Posted by keshmeshi on January 8, 2013 at 12:21 PM · Report this
Rotten666 9
Think of it as a necessary failed experiment.

In the near future we can point to the uselessness of BRT when we begin the real discussion of extending light rail in new and wacky places.
Posted by Rotten666 on January 8, 2013 at 12:19 PM · Report this
No, not just the Ballard line. The A line south down pac highway sucks too. It may be a minute or two faster than the old 174, but A line and light rail takes twice as long as an express from Federal Way to Seattle.
Posted by garumph on January 8, 2013 at 12:15 PM · Report this
Former Lurker 7
@5 LOL!
Posted by Former Lurker on January 8, 2013 at 12:14 PM · Report this
RatGirl 6
Not to diminish Ballard commuters' experiences but perhaps it's just this one line that sucks? I live in West Seattle, just a couple blocks from Fauntleroy, which the Rapid Ride "C" Line travels on before it gets to the Junction and then heads to the West Seattle bridge and onto 99. It takes a dedicated bus lane on the bridge to merge onto 99, which does speed things up most days. Honestly, I find it fast, convenient and comfy (free wifi!). I can get to work (on Capitol Hill) most days in about 45 minutes, and that includes a bus change downtown.
Posted by RatGirl on January 8, 2013 at 12:13 PM · Report this
Will in Seattle 5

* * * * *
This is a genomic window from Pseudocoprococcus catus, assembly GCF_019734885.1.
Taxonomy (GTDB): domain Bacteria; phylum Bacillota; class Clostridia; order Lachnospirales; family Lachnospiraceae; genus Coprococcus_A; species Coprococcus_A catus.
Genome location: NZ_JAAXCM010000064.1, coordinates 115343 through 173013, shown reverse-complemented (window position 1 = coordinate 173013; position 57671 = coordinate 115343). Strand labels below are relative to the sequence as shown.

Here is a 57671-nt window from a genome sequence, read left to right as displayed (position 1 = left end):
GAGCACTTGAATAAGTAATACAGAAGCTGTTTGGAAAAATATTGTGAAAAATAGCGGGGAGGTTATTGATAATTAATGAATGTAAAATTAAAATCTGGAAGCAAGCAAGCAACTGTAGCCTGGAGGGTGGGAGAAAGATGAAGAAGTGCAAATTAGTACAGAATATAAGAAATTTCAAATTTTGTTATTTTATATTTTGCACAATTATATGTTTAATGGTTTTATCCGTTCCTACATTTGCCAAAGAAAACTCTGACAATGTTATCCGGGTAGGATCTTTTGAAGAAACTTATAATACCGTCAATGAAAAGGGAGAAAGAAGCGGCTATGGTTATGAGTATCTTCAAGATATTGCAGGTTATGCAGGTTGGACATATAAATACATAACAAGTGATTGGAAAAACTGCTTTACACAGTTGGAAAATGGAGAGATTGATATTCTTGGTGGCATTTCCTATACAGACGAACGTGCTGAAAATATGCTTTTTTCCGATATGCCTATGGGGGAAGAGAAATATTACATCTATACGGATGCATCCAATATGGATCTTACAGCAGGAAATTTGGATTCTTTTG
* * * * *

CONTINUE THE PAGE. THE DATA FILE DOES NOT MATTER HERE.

If they just outfitted the RapidRide bus with buzz saws that project out when it enters traffic, and rockets that fire forward when it tries to drift from the right lane to the turn lane in the center, it would be fast.

Or the SPD and WSP could actually pull over cars that don't yield for them.

Either way would make it faster.
Posted by Will in Seattle on January 8, 2013 at 12:11 PM · Report this
OutInBumF 4
Such bitterness.
Posted by OutInBumF on January 8, 2013 at 12:09 PM · Report this
MacCrocodile 3
Completion of the racing stripes and flame decals are expected by 2024.
Posted by MacCrocodile on January 8, 2013 at 12:04 PM · Report this
keshmeshi 2
My boyfriend is convinced that Rapid Ride is slower than the regular bus. He has to get up a half hour earlier than he used to.
Posted by keshmeshi on January 8, 2013 at 12:02 PM · Report this
Posted by California Kid on January 8, 2013 at 11:58 AM · Report this